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Blackout Poetry: Creation Through Reduction

Can’t bear to put pen to paper? Start with a page that’s full of words instead of one that’s devoid of them.

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<em>Edit Article</em> Blackout Poetry: Creation Through Reduction

Photo Credit: Emily Bingham

I’m embarrassed to admit this, but in my office file cabinet right now, on the second shelf from the top, are 11 journals. Some are plain, paper-backed, utilitarian; others are beautiful with hardbound covers containing thick, creamy paper and satin ribbons to mark their pages. The one thing they have in common, though: They are all blank.

I’m a sucker for the potential of a blank journal—that opening page stretching out before me, all peaceful and pristine like a field of fresh snow. And yet, at the same time, there can be something intimidating about an empty canvas. Creation anxiety wells up, and my inner critic starts yammering away at me even before I’ve put pen to paper: What do I want to say? How can I say it best? Is this even interesting? Will I cringe when I read it later? Maybe I should “save” this really nice journal for when my thoughts aren’t so messy.

Even seasoned writers will admit: The hardest part is often just to begin.

Writing is an essential part of my daily self-care and spiritual practices, so when those moments arise where I can’t seem to get out of my own way, I take another path: I start with a page that’s full of words instead of one that’s devoid of them.

Blackout poetry is a form of creative writing that involves redacting words from text published in, say, an old newspaper or magazine. All that’s required is a thick black marker, a body of text, and a little patience. Think of it like carving a statue out of a block of marble—the material is already there, it’s just up you to decide what to take away to create shape, form, meaning.

There is no right or wrong way to go about making a blackout poem. I usually begin by skimming the article, noting interesting words or phrases, maybe even using a pencil to underline them. Once I’ve “gathered” these words, I go back over them again, drawing boxes around them with my marker, linking them to create sentences and build an idea. Word by word, paragraph by paragraph, I scratch out the rest of the unneeded words, until finally when I look at the page, a story or poem is looking back at me.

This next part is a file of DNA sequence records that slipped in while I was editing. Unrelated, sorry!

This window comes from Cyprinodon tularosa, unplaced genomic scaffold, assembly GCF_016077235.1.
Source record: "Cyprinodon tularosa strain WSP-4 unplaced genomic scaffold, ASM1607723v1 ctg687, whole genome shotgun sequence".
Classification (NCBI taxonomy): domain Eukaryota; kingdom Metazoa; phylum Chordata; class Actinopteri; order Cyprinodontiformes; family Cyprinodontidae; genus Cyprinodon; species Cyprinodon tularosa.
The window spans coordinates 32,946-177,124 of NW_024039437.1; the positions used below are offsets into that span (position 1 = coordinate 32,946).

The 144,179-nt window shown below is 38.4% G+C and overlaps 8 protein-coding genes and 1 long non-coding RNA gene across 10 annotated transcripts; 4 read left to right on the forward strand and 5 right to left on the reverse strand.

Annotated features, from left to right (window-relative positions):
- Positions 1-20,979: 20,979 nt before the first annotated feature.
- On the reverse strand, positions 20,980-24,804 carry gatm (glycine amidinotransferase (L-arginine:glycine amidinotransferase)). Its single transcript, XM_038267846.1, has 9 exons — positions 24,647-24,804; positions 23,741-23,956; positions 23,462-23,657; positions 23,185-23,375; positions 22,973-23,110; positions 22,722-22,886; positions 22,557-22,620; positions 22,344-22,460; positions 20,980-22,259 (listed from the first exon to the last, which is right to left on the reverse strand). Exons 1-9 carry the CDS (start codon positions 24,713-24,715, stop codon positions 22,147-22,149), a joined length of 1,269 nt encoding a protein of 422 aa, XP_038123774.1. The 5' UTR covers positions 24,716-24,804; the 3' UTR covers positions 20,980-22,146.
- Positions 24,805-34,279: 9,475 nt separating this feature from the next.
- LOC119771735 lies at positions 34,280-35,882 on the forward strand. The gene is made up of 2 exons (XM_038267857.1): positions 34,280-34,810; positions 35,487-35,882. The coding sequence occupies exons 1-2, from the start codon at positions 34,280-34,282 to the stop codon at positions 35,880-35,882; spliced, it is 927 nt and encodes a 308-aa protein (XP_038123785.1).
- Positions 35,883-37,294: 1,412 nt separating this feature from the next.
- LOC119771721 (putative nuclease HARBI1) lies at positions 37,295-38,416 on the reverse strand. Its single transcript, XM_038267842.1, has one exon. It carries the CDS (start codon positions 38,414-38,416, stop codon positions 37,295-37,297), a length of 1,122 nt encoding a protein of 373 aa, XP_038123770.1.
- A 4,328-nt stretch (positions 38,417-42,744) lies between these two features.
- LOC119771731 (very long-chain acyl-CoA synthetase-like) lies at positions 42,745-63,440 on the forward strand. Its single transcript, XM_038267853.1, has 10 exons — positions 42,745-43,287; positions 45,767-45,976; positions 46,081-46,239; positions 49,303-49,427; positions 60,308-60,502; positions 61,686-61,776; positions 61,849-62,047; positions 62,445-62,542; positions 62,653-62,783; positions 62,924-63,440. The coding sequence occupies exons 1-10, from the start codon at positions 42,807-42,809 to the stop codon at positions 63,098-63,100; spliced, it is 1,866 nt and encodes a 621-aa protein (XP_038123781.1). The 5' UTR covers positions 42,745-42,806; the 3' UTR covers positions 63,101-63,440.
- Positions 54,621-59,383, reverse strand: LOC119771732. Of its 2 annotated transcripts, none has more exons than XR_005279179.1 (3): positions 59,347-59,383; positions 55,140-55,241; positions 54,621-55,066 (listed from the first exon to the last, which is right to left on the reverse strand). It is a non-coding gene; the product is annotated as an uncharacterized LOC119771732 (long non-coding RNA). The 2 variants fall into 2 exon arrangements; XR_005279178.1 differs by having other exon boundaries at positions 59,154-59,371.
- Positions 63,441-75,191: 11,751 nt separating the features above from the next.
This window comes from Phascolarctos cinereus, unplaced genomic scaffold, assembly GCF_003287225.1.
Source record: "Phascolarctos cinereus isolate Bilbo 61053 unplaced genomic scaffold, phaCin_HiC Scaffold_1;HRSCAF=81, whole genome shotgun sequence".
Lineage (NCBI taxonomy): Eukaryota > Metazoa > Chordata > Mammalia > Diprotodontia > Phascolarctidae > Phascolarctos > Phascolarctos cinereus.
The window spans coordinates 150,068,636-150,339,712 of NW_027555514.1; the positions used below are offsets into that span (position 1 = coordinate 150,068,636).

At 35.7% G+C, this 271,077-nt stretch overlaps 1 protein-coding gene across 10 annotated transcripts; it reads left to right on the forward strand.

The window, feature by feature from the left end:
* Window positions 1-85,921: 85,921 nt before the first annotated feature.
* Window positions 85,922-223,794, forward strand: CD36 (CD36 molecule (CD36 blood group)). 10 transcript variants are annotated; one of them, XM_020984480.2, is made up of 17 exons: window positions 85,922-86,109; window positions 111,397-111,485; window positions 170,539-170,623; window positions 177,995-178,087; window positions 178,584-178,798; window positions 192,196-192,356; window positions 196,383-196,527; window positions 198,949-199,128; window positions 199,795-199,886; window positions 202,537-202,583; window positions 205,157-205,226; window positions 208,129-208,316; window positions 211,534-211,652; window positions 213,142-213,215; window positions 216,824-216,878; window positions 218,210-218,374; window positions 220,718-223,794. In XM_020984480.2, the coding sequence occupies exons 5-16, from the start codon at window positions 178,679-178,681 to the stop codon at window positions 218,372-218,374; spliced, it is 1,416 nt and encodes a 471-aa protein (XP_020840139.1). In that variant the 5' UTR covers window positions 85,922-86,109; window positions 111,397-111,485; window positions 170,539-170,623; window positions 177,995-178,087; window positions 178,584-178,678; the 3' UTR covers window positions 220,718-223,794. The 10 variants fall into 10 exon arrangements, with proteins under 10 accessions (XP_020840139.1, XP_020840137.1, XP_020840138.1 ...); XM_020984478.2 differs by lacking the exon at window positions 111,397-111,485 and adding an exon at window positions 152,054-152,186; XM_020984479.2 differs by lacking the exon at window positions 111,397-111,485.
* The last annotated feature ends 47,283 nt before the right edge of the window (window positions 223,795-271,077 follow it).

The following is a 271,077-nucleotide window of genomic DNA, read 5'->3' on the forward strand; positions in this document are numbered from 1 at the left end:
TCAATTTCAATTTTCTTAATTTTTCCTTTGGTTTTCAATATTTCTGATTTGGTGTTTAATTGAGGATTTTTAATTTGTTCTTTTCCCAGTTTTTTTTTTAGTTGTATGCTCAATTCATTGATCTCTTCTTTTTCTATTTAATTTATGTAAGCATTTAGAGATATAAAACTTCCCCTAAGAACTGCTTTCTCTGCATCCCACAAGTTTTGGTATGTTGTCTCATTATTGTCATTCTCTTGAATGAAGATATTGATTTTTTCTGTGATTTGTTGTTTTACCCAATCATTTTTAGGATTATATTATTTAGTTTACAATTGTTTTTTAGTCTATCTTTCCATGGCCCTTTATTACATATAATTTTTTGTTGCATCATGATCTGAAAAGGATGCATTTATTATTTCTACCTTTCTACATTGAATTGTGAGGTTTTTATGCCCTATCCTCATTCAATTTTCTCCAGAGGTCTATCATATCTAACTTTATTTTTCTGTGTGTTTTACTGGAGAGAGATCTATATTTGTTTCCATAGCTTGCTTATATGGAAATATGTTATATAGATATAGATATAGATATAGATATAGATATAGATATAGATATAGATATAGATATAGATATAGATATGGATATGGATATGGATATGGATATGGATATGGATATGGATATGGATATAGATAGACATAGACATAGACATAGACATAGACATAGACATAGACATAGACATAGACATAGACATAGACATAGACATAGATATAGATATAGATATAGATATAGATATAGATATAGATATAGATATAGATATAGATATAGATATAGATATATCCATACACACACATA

By nature, blackout poetry is messy. It requires you to be in the moment, open your mind, and work with what you’ve been given. It’s also permanent: Once you’ve deleted a word, you can’t un-delete it. So you learn to let go a little, reset your expectations, go with the flow. If you don’t like what you end up with? You crumple up the page, toss it in the recycling bin, and begin again.

Ray Bradbury once said, “Writing is not a serious business. It’s a joy and a celebration.” In times of creative stagnancy, sitting down with a newspaper and a Sharpie helps me shake out the stuck feelings and allows me to loosen my perfectionist grip. And it’s fun! It’s always fascinating to see what my subconscious decides to shape out of a bunch of words sitting on a page, almost like a verbal Rorschach test. And whenever I make a blackout poem that I really like, I even write it out longhand—in one of my blank journals, of course.

Writing Exercise

Today, set aside 10-15 minutes to create a blackout poem. All you need is a thick permanent marker and an article or page torn from a newspaper, magazine or old book (you could even print a page from an online article). Don’t worry about whether or not the poem is “good”—just seek to draw a message, story or idea out from the page. Then, share it on social media and tag us (@spiritualityhealth)! We can’t wait to see what you come up with.

Emily Bingham is a freelance writer, editor and social media consultant based in Ann Arbor, Michigan. Follow her on Facebook and Twitter, or at emilyebingham.com.


This entry is tagged with:
Writing ChallengeCreativityJournalingPoetryInspiration

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